Bovine Spongiform Encephalopathy (BSE)
Statement Regarding BSE
Americans can be confident in the safety of US beef for a number of reasons:
- The BSE
agent is not found in meat like steaks and roasts. It is found in central
nervous system tissue such as brain and spinal cord.
- All US
cattle are inspected by a USDA inspector or veterinarian before going
to slaughter. Animals with any signs of neurological disorder are tested
for BSE. USDA regulations prevent non-ambulatory cattle from entering the food chain.
- BSE affects
older cattle, typically over 30 months of age. The vast majority of
the cattle going to market in the US are less than 24 months old.
- The US
began a surveillance program for BSE in 1990 and was the first country
without the disease within its borders to test cattle for the disease.
The surveillance system targets all cattle with any signs of neurological
disorder as well as those over 30 months of age and animals that are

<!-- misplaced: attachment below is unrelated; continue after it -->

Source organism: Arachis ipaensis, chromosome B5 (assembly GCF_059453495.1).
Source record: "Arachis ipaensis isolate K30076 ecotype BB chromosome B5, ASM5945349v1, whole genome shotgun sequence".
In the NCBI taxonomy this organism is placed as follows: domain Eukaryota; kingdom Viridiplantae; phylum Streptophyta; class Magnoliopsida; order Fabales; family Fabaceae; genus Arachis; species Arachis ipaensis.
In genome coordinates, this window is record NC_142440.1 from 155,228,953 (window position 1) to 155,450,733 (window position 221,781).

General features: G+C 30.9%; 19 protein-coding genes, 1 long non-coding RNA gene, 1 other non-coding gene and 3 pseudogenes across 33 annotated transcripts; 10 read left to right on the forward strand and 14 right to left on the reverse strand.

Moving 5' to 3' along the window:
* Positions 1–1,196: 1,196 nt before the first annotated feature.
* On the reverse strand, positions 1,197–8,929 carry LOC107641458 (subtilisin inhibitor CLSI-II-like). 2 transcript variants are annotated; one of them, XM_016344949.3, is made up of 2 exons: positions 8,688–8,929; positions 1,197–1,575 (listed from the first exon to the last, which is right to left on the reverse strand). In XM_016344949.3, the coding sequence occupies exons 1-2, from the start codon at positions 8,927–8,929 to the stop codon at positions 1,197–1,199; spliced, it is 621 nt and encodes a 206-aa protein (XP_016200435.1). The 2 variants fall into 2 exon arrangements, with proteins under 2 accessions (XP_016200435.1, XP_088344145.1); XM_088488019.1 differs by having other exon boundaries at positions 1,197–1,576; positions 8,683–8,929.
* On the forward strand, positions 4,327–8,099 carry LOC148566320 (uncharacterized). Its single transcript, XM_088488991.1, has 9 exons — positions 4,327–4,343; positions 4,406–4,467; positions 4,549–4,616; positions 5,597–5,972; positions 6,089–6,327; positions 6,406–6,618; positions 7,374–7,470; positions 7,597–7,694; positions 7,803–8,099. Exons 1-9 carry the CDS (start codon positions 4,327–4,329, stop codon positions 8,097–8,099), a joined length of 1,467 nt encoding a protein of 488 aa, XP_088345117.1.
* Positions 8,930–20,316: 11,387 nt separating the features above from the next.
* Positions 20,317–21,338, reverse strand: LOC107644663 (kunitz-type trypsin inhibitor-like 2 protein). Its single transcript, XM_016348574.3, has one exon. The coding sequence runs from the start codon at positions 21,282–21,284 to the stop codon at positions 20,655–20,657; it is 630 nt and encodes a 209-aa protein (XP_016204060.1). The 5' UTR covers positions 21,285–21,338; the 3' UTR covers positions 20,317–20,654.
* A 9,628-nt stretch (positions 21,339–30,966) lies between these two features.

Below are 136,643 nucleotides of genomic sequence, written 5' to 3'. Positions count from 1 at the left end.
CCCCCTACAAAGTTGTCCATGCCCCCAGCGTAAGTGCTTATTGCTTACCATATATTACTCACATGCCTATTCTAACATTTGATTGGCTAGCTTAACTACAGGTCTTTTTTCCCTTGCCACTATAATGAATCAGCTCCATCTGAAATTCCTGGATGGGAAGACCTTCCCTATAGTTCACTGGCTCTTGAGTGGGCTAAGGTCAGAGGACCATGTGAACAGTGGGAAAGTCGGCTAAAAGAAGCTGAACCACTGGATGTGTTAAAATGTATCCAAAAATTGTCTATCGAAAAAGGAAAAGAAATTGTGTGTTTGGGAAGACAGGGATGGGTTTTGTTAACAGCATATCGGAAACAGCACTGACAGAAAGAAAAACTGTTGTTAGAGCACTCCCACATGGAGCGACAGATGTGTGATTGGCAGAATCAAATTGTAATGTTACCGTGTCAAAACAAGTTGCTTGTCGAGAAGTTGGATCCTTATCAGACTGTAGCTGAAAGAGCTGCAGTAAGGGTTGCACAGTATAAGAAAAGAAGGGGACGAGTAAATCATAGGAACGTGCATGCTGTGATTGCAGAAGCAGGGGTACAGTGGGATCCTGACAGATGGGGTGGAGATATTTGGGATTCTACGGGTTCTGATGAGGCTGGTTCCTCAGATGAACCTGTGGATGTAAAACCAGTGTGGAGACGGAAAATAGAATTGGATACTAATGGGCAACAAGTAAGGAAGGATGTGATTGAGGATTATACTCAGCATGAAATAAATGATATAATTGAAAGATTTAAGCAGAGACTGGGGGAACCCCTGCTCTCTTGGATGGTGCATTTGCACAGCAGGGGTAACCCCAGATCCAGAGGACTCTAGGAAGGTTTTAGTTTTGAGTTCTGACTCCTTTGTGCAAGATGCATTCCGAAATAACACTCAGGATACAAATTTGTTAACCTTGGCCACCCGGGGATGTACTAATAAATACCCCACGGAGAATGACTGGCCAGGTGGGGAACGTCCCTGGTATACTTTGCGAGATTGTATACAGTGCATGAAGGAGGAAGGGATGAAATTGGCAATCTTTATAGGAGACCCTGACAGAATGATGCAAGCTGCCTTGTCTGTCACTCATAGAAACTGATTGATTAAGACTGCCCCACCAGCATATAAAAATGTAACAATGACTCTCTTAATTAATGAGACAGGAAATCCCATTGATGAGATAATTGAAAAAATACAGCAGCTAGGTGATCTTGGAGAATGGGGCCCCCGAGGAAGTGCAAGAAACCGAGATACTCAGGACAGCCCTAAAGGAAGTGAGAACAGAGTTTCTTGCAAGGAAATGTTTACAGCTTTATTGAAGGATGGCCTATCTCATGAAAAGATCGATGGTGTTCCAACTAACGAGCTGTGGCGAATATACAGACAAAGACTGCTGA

- The US
banned imports of cattle and bovine products from countries with BSE
beginning in 1989.
- The only
way BSE spreads is through contaminated feed. The US Food & Drug
Administration in 1997 instituted a ban on feeding ruminant-derived
meat and bone meal supplements to cattle. This is a firewall that prevents
the spread of BSE to other animals if it were present in the US.
The USDA opened the US/Canadian border on October 19, 2007. Colorado requires that all Canadian cattle remaining in Colorado be identified permanently.
information go to www.BSEinfo.org.